A new survey by Safe Kids Worldwide and the General Motors Foundation finds that more than one-fifth of parents – 21% — think it’s acceptable to drive with their child unrestrained if they are not driving far. Yet more than 60% of crashes involving children occur within 10 minutes of home, according to The Children’s Hospital of Philadelphia’s Center for Injury Research and Prevention.
The June national online survey was taken of 1,002 parents and caregivers of children ages 10 and under. Study uncovered more affluent parents, more educated parents, fathers and younger parents were more likely to allow children to ride unrestrained. For example, 34% of parents with an annual household income of $100,000 or more said it was sometimes acceptable to skip restraints compared with just 15% of parents making less than $35,000. Parents with graduate degrees were twice as likely as parents with a high school education – 20% to 10% — to allow their children to ride unrestrained.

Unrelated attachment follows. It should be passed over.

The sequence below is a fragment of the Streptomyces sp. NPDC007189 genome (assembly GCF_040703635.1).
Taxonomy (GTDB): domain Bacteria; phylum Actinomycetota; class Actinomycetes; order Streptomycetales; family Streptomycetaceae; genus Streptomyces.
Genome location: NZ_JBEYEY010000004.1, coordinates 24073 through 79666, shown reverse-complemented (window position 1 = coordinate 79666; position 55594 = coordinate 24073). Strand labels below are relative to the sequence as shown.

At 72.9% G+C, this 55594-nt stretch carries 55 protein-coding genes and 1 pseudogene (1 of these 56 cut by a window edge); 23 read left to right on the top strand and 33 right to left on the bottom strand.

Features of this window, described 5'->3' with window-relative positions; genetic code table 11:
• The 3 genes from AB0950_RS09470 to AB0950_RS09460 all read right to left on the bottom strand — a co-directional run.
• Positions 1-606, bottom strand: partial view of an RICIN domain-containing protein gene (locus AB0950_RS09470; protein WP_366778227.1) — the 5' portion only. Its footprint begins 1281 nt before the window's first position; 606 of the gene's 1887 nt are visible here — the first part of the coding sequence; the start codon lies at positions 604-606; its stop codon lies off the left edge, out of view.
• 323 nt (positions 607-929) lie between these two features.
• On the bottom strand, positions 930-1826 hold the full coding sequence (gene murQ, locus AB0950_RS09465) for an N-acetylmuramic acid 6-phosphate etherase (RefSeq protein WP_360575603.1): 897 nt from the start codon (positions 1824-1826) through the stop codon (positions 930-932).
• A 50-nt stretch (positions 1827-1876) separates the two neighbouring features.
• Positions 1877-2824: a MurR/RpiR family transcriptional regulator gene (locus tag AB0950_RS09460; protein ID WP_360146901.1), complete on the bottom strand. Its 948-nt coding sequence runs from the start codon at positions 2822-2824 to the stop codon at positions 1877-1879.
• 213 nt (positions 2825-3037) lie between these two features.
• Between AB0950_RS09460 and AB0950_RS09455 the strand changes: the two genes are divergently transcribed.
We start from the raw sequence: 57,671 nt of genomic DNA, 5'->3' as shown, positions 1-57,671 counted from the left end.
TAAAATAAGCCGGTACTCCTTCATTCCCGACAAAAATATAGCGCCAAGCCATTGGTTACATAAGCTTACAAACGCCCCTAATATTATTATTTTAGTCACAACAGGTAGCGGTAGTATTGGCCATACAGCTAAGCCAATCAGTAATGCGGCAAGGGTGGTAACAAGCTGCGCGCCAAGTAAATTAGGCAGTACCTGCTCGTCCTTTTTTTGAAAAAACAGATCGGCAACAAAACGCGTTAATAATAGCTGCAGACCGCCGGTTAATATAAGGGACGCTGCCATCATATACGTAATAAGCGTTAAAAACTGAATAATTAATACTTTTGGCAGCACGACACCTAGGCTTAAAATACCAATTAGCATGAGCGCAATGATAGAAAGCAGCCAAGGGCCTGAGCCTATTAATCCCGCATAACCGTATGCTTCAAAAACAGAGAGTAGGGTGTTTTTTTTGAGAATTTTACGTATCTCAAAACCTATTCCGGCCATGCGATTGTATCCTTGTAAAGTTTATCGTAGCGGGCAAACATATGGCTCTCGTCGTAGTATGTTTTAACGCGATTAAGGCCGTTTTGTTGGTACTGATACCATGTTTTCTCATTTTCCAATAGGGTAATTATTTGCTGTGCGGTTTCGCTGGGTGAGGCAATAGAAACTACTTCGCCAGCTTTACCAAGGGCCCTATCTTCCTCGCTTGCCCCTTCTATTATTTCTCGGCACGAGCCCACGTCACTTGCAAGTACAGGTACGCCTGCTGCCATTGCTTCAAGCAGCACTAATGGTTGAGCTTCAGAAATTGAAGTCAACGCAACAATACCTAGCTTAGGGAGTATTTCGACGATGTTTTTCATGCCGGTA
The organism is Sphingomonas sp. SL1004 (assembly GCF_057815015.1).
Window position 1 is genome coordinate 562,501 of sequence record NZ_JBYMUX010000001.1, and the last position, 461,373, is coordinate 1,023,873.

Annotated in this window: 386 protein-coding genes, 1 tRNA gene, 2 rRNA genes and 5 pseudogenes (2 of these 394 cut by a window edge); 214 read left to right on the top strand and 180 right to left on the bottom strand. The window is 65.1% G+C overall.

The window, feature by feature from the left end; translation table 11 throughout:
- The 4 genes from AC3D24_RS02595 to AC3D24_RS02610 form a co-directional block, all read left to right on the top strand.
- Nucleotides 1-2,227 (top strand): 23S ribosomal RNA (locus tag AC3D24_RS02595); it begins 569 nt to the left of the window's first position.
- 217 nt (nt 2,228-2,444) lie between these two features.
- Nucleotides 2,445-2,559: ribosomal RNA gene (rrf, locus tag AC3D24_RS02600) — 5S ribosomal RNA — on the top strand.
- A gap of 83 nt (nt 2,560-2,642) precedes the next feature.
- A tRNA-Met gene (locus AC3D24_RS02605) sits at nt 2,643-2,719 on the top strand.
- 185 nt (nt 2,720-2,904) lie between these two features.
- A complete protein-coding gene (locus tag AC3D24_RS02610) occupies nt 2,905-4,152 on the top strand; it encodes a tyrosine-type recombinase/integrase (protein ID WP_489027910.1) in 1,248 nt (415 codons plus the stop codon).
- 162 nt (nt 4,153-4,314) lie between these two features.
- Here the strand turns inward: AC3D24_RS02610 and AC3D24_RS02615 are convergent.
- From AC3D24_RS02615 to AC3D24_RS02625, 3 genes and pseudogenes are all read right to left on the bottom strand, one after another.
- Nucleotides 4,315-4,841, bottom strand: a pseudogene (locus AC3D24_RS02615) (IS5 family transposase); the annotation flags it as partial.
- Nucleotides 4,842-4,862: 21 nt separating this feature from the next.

The Safe Kids organization (www.safekids.org) offers parents of young children three key pieces of advice:
- Buckle up children on every ride, every time.
- Talk to other parents who are driving your kids about the importance of buckling up.
- Check that the right child safety seat is being used and that it’s installed properly.
In addition, parents should never treat buckling up as a punishment, that good behavior should not be rewarded by allowing unrestrained travel. Proper restraints should be automatic for everyone in a vehicle.